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Oil tankers are being rerouted to Rotterdam to avoid the French port of Le Havre as intensifying strikes disrupt the industry and protesters block airports and trains and clash with police against presidential plans to raise the pension age.
According to Bloomberg, two crude oil tankers anchored off Le Havre were diverted to Rotterdam on Thursday, while several other tankers carrying refined fuel have also been diverted in recent days. Diesel and jet fuel vessels have also been diverted this week.
France is on track to lose 500,000 barrels a day of crude oil refining for the month of March as a result of the strikes and tanker diversions, Bloomberg reports, prompting the country to release strategic reserves to fill the gap.
On Thursday, protesters clashed with police across France, prompting a police response of tear gas and water cannons.
On Monday, four of France’s six refineries were slated to shut down amid strikes, with strikers blocking them from delivering products. On Tuesday, the government was attempting to requisition workers at the Fos depot, which led to clashes with police.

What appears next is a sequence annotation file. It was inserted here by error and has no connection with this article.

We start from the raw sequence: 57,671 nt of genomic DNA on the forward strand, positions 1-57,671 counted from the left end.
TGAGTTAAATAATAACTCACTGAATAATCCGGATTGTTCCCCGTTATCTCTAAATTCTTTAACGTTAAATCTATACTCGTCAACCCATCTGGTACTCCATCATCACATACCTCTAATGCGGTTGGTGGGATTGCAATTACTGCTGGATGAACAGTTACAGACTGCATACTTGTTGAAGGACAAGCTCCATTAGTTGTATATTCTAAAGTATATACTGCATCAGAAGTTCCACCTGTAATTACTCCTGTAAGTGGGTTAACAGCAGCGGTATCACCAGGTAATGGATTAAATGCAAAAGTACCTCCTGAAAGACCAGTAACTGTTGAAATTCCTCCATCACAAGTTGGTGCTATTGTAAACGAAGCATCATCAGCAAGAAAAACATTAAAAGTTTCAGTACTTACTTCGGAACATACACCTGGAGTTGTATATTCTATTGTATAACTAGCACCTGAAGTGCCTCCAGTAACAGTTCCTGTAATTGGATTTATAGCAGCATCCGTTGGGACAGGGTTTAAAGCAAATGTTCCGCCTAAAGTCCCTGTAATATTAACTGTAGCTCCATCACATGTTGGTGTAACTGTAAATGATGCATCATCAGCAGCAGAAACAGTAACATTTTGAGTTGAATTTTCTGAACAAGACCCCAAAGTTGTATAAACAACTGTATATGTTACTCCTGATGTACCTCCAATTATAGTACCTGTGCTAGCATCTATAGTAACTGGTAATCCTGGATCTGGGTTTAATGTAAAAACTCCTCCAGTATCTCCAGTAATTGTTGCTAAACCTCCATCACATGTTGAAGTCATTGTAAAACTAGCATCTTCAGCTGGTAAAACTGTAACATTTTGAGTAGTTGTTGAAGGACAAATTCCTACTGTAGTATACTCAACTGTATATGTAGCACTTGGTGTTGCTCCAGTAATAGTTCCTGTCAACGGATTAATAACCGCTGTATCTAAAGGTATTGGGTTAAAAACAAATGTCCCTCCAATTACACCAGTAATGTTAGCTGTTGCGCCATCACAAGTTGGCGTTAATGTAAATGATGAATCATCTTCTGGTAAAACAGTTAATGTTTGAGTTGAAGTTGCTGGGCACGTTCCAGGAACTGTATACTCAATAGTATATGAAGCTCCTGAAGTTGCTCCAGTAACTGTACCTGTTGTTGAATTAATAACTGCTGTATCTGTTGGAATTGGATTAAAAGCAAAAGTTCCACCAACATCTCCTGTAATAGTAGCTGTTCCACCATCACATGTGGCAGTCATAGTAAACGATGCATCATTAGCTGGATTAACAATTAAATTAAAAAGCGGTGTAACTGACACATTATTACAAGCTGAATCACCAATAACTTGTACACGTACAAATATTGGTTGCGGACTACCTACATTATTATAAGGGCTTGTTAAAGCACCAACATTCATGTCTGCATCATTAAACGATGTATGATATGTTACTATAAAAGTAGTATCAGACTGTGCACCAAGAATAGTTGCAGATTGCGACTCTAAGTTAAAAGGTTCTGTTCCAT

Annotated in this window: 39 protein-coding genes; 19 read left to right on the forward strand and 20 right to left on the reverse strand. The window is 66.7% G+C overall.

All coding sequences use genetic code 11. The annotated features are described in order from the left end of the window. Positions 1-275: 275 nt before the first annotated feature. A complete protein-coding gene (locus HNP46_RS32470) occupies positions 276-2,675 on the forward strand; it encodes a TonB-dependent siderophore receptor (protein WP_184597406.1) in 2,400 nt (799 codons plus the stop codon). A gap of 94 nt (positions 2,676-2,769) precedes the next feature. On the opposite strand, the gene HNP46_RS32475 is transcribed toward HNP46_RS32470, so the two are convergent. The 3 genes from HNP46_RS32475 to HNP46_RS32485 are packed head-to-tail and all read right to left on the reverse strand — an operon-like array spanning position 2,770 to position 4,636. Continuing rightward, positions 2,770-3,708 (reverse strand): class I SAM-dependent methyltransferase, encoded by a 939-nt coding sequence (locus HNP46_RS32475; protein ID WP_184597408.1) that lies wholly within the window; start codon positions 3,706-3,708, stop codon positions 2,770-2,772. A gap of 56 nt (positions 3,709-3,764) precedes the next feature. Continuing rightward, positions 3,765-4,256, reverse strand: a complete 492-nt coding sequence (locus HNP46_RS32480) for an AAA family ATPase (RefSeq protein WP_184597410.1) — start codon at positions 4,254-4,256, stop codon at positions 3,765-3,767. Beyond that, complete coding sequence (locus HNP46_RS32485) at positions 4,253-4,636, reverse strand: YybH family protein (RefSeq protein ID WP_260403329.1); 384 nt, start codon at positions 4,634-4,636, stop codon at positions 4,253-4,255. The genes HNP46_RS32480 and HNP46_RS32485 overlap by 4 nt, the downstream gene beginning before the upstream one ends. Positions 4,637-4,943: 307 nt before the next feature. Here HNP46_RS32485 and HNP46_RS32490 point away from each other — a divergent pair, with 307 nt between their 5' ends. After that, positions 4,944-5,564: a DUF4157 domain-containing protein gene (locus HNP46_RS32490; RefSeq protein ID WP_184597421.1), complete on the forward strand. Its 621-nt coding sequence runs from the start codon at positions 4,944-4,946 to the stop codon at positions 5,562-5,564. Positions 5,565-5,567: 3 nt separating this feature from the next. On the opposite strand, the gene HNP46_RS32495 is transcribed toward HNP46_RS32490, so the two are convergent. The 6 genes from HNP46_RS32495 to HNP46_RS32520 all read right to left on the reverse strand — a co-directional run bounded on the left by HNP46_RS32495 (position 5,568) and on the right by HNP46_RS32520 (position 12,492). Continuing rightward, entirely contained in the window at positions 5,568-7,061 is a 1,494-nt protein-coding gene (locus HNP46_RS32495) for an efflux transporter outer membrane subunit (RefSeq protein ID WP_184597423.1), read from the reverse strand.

With strikes already ongoing for two weeks, nationwide protests intensified earlier this week when French President Emmanuel Macron forced an increase in the retirement through parliament without a vote. The pension reform would raise the retirement age by two years to 64.
On Thursday, force majeure was declared at the Dunkirk LNG terminal in northern France, Reuters reports, as operations were hindered by strikes and protests.
While Macron continues to order requisitions of workers for key refineries, unions vow to continue with their protest.
"We don't have any other choice but to go on strike and to block the economy until [Macron] surrenders and withdraws his project," Reuters cited Fabrice Criquet, FO-ADP union general secretary, as saying.
By Charles Kennedy for Oilprice.com
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Charles is a writer for Oilprice.com